An RCMP Underwater Recovery Team is now working near the Canfor Bridge on the Wapiti River, marking a shift in the search for a missing two-year-old boy. Almost all search and rescue members have been stood down, as the dive team members from Saskatchewan and Manitoba work to find the toddler.

“The URT members are searching all probable areas using sonar and physical dives along the river,” explains Corporal Shawn Graham of the Grande Prairie RCMP, who adds they’re working in roughly a two-kilometre stretch.

The child identified on social media as Myles was with his family by the river the evening of Friday, July 6th when he disappeared. Since then, an exhaustive search of the area by ground, water, and air has been done with no luck.

Corporal Graham says at this point, the focus is now on recovering the boy from beneath the water’s surface and along the edge of the river. Search efforts on the surrounding land have been scaled back completely.

“With these types of situations, they exhaust all probable areas, and beneath the water is one of the areas that, with the dive team, will allow for that area to be searched just to cover off and make sure,” Graham notes.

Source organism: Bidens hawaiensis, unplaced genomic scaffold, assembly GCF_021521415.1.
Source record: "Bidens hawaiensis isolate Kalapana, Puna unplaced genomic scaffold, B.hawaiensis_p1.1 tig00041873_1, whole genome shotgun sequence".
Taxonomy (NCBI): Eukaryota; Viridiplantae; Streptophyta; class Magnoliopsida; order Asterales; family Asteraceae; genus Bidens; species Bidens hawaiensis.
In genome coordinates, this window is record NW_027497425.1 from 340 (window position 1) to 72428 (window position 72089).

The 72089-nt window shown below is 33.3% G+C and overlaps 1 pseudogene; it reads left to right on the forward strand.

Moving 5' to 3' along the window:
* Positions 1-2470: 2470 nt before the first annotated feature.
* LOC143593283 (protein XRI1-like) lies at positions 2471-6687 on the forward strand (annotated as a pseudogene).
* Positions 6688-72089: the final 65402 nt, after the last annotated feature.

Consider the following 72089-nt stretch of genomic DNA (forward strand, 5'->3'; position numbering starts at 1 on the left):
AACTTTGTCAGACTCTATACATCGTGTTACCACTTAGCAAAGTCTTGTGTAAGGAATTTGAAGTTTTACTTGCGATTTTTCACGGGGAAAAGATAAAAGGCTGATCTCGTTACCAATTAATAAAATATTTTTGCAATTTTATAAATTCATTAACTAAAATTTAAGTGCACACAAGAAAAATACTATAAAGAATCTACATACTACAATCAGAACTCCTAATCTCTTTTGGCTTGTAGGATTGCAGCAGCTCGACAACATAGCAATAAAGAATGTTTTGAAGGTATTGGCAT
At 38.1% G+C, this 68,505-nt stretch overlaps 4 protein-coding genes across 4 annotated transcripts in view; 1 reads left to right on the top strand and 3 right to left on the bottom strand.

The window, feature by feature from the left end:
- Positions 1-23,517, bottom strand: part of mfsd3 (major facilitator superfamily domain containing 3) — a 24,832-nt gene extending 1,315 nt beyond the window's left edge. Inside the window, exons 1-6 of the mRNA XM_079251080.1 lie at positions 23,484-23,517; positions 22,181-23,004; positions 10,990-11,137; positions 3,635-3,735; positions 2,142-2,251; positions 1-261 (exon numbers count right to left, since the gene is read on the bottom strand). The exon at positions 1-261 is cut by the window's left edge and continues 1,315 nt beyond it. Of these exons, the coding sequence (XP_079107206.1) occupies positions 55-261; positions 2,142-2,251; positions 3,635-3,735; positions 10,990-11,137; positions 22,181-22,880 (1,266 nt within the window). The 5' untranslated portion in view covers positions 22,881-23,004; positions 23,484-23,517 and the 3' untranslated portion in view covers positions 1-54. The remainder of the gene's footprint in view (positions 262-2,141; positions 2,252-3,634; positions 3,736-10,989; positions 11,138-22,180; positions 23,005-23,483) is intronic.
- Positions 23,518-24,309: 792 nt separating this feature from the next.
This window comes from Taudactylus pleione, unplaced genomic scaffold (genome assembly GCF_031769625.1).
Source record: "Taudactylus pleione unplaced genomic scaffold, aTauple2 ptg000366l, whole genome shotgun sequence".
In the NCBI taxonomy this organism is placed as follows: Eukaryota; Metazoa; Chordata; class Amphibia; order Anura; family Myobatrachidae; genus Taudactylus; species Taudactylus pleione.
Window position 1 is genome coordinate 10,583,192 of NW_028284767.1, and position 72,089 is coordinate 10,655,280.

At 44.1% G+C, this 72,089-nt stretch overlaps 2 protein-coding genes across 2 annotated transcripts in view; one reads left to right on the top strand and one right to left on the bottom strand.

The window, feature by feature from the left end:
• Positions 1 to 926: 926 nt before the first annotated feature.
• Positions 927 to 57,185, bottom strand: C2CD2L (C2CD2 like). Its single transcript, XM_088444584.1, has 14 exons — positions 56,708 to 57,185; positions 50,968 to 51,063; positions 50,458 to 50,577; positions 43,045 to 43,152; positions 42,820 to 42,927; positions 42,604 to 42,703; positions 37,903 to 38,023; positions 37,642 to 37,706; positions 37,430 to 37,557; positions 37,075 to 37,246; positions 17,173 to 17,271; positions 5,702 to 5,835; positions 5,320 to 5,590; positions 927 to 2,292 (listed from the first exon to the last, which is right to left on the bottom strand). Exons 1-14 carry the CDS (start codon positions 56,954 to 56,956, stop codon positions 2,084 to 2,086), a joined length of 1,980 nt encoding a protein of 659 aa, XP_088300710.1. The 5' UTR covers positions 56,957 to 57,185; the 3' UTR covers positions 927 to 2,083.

While bringing in the Underwater Recovery Team may have been discussed by emergency services a few days ago, Graham says they might not have been an appropriate resource at that time. Search and rescue boats and swiftwater rescue technicians were already on the scene.

“It’s not really deemed to be a recovery at that point because they’re trying to find this little boy as quickly as possible in the hopes that they’ll find the boy somewhere. The dive team is not considered immediately.”

The high water levels and fast-moving water can also pose a safety risk to the members.

At this point, RCMP are still asking the public to stay away from the search area. Graham says certain techniques need to be followed, and civilians on their own could get in the way.

“People have the best intentions to come down and help and do what they can given the situation, but what it does is sometimes it causes a bit of a distraction for the emergency crews that are down there and the search teams that are down there.”

Graham says the same goes for people wanting to search overnight, explaining someone could get hurt in the dark. He commends the community for coming together to support the family and search teams.